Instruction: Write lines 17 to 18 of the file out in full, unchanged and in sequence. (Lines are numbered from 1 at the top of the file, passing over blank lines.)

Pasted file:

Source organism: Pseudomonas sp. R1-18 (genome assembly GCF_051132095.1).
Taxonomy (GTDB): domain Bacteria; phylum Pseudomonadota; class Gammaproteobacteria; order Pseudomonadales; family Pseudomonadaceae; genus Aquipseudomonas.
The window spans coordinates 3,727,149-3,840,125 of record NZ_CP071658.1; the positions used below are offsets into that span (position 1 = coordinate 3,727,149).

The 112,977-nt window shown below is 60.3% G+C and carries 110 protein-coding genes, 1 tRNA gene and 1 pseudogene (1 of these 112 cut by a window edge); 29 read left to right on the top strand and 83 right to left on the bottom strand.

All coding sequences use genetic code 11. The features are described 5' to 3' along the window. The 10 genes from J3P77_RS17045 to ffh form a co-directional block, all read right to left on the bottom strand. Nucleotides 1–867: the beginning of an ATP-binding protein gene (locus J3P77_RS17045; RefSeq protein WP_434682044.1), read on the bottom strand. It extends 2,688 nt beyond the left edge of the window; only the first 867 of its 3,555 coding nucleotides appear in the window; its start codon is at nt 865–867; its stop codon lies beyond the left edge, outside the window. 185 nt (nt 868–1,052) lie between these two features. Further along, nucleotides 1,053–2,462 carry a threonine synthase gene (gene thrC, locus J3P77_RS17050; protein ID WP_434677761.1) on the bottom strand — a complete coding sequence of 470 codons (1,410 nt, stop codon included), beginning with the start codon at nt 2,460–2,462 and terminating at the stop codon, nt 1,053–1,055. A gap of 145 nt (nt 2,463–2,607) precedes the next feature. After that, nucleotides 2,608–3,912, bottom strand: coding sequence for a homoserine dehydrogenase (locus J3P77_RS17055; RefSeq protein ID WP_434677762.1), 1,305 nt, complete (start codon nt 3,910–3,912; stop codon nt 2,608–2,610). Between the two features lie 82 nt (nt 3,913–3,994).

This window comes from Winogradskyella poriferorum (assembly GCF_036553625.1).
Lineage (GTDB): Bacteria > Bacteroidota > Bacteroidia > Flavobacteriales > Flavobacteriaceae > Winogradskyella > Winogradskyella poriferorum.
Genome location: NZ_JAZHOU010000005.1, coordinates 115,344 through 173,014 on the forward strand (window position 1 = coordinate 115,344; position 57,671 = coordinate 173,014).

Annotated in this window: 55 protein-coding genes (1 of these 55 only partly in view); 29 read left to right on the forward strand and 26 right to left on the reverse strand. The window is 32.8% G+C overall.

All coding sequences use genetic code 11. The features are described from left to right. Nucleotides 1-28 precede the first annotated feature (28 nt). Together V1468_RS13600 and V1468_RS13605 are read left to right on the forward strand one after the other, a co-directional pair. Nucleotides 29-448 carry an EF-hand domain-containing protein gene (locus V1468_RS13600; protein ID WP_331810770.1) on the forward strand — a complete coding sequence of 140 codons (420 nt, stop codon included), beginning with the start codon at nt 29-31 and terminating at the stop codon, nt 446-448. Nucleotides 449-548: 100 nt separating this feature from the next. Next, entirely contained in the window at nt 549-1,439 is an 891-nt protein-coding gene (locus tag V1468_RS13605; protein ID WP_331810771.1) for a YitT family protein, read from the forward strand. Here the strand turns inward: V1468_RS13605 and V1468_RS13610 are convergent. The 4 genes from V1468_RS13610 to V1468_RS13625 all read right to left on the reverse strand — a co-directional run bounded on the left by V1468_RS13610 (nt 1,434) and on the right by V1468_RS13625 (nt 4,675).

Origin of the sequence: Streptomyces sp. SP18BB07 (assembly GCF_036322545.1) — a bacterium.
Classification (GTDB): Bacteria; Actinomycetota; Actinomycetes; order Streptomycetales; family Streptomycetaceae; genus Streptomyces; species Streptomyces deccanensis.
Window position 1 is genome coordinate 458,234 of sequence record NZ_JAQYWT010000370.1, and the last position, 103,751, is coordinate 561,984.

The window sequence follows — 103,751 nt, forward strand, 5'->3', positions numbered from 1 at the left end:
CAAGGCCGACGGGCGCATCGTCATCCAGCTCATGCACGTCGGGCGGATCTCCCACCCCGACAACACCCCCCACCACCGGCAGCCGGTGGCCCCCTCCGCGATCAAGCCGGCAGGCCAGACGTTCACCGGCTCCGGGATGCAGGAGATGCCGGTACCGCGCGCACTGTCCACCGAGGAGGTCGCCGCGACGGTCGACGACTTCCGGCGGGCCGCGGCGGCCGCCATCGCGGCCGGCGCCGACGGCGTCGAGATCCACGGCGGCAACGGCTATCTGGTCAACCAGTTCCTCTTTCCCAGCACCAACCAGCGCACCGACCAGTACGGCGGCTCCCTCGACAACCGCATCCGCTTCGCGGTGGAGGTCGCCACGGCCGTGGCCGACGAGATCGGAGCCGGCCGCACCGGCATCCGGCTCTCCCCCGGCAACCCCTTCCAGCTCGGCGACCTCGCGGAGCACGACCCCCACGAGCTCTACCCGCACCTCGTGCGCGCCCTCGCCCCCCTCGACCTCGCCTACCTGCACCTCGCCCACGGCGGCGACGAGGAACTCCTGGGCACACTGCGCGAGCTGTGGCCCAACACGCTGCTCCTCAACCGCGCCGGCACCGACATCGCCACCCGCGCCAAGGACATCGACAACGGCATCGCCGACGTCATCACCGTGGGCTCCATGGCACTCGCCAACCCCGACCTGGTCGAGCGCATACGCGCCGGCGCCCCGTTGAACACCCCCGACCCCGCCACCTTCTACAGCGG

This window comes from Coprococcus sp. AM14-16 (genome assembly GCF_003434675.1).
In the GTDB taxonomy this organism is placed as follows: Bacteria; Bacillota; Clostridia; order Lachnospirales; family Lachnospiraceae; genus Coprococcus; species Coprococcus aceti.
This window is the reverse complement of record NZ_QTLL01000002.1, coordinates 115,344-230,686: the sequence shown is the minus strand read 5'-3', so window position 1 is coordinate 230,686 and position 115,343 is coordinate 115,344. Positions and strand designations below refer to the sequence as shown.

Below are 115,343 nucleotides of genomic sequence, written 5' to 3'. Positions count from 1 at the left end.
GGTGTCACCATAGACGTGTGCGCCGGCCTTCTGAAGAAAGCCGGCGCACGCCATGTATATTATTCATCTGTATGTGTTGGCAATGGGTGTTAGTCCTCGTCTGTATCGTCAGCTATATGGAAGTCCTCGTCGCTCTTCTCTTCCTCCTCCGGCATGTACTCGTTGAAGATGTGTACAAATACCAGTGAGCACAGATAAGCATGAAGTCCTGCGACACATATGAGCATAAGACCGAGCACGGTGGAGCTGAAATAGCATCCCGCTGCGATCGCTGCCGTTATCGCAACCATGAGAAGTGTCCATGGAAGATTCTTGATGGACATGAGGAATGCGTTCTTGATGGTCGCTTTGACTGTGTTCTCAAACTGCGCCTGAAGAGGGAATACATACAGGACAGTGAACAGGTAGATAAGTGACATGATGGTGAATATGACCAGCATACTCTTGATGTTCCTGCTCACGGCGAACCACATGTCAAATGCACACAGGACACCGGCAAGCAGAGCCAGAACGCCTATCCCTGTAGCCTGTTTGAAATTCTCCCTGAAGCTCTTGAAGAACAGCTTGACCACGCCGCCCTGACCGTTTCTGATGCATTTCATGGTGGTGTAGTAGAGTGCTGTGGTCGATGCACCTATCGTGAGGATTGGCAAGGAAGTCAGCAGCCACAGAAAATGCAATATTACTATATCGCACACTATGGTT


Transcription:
In the GTDB taxonomy this organism is placed as follows: Bacteria; Bacillota; Clostridia; order Lachnospirales; family Lachnospiraceae; genus Coprococcus; species Coprococcus aceti.
This window is the reverse complement of record NZ_QTLL01000002.1, coordinates 115,344-230,686: the sequence shown is the minus strand read 5'-3', so window position 1 is coordinate 230,686 and position 115,343 is coordinate 115,344. Positions and strand designations below refer to the sequence as shown.